Water Quality Index. Source: Hong Kong Environmental Protection Department (HKEPD)

river pollution in hong kong; Water Quality Objectives (WQOs) for marine waters of Hong Kong

Water Quality Objectives. Source: Hong Kong Environmental Protection Department (HKEPD 

The lower the WQO compliance rate (0-100%) and the worse the WQI grade (Very Bad to Excellent), the more contaminated the water body. Contaminated water can lead to prolific water-borne diseases including cholera, diarrhoea, and typhoid. In the latest Annual River Water Quality Report, issued in 2021, Hong Kong river quality was satisfactory, with a compliance rate of 86%. 81% of the river monitoring stations were graded as ‘good’ or ‘excellent’ and only 9% were graded as ‘bad’ or ‘very bad’.

However, unorthodox parameters such as antibiotics and microplastics are often overlooked. Several studies, including Deng et al. (2018), Wu et al. (2020), and Tsang et al. (2020), claim that river antibiotic and microplastic levels are just as important to reduce bacterial-resistant populations and biomagnification. This could worsen as the demand for freshwater resources increases under growing population pressure and economic expansion.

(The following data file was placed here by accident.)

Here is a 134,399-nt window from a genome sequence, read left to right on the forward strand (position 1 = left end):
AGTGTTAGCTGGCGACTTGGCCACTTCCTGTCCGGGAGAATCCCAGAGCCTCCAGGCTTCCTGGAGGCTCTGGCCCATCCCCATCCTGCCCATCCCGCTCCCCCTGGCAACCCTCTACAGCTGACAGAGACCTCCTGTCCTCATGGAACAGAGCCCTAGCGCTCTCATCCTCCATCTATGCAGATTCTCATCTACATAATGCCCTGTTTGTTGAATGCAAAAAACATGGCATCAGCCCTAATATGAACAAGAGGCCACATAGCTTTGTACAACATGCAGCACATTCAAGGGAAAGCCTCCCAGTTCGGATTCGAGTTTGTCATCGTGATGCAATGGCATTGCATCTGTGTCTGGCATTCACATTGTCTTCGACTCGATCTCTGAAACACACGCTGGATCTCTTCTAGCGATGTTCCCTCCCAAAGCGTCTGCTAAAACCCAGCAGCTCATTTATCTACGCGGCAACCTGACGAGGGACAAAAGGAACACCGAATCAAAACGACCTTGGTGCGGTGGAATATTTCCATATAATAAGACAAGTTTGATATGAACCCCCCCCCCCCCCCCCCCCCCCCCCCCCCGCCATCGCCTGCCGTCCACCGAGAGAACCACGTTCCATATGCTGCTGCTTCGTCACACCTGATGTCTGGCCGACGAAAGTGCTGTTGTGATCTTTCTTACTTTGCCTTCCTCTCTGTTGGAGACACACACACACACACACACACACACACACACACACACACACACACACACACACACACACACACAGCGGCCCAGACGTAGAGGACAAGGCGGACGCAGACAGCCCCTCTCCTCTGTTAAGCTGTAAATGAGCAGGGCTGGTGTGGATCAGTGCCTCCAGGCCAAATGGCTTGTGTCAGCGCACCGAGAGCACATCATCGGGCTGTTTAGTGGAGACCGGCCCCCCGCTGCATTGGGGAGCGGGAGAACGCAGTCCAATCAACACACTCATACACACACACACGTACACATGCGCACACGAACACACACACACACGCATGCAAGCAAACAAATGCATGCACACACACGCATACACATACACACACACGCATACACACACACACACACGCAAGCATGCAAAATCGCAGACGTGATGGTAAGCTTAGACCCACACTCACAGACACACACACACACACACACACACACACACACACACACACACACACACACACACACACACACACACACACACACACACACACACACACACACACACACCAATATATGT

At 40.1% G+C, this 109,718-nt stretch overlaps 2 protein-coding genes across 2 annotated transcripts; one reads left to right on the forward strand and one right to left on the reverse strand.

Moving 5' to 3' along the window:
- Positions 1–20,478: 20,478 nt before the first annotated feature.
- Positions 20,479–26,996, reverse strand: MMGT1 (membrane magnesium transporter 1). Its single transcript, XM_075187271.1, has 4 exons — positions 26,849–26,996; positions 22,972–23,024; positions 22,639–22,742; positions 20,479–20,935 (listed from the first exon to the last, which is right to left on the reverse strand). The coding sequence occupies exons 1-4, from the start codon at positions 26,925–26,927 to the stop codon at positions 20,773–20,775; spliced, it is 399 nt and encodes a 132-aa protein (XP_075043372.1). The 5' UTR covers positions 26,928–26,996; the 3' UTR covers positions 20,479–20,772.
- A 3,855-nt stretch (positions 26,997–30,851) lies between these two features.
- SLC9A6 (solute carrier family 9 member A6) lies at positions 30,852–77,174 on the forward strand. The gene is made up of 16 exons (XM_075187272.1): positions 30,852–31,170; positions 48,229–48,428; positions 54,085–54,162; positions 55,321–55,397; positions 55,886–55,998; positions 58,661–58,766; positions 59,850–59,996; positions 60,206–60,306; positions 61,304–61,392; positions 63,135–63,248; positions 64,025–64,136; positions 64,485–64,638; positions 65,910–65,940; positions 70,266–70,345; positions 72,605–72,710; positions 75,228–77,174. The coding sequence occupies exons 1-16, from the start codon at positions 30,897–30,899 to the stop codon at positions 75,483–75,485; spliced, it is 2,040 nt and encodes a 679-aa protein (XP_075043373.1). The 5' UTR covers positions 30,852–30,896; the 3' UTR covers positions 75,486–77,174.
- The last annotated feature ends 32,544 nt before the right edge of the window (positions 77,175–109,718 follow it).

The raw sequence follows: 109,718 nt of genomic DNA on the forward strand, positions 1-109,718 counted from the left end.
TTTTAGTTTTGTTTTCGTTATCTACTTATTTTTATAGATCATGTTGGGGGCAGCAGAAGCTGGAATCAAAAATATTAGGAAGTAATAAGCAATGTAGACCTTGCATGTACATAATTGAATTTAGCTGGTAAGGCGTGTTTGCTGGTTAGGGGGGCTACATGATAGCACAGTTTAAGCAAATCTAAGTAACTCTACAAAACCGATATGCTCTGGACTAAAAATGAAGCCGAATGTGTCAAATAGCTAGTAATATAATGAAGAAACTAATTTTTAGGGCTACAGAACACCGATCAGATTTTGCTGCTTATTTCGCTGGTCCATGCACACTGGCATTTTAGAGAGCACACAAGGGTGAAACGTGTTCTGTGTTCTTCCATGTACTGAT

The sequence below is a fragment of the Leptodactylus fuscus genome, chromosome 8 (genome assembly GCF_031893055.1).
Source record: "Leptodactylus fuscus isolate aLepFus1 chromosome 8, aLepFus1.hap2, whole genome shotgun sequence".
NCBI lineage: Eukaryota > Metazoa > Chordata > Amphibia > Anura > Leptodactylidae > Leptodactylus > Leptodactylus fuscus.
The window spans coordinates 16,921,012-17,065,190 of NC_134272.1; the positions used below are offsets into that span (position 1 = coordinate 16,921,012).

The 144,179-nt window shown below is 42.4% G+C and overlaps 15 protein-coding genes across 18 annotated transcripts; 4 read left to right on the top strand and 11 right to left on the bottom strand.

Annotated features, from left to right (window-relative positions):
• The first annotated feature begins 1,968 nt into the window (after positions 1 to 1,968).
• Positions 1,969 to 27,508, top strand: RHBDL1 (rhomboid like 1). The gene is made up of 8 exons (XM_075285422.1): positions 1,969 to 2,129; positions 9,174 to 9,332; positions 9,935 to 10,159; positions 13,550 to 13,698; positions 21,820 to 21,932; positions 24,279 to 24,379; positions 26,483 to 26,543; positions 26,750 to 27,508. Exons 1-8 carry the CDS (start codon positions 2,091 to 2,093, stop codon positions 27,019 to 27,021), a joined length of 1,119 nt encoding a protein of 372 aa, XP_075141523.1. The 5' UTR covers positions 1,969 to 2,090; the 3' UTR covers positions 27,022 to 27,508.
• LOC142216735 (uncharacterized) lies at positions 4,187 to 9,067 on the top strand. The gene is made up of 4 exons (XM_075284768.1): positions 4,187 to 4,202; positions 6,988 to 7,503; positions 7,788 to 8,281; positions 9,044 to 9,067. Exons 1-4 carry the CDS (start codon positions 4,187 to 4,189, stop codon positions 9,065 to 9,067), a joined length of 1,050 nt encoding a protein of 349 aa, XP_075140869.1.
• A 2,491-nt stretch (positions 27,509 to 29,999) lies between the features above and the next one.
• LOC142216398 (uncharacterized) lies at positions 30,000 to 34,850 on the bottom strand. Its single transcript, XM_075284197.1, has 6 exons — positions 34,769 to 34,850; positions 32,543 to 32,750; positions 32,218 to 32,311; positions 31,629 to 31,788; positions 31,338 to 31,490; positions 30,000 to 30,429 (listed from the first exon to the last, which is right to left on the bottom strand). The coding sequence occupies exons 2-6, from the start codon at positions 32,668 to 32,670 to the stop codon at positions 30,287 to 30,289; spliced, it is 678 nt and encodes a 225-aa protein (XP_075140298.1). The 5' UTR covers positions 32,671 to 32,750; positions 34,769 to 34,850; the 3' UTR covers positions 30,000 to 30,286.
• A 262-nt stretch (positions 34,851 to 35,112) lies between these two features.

To further improve river quality and keep pollution at a minimum, the government has implemented numerous policies. In this article, we evaluate current river pollution policies and suggest strategies to promote a more river-friendly culture and enhance antibiotic regulations and microplastic monitoring. 

Are Current Policies Effective In Tackling River Pollution in Hong Kong?

1. Expanding Sewage Infrastructure

The Environmental Protection Department (HKEPD) and the Hong Kong Drainage Services Department (HKDSD) have developed a sewage infrastructure system across the territory. Untreated human sewage contains numerous pathogens that cause water-borne diseases and is one of the primary sources of low river water quality. A total of 8 sewerage master plans – design plans of sewage systems – were implemented in 1995 and are regularly reviewed to ensure that the water quality isn’t further altered by increasing population and development. However, there are three key issues related to the sewage master plan.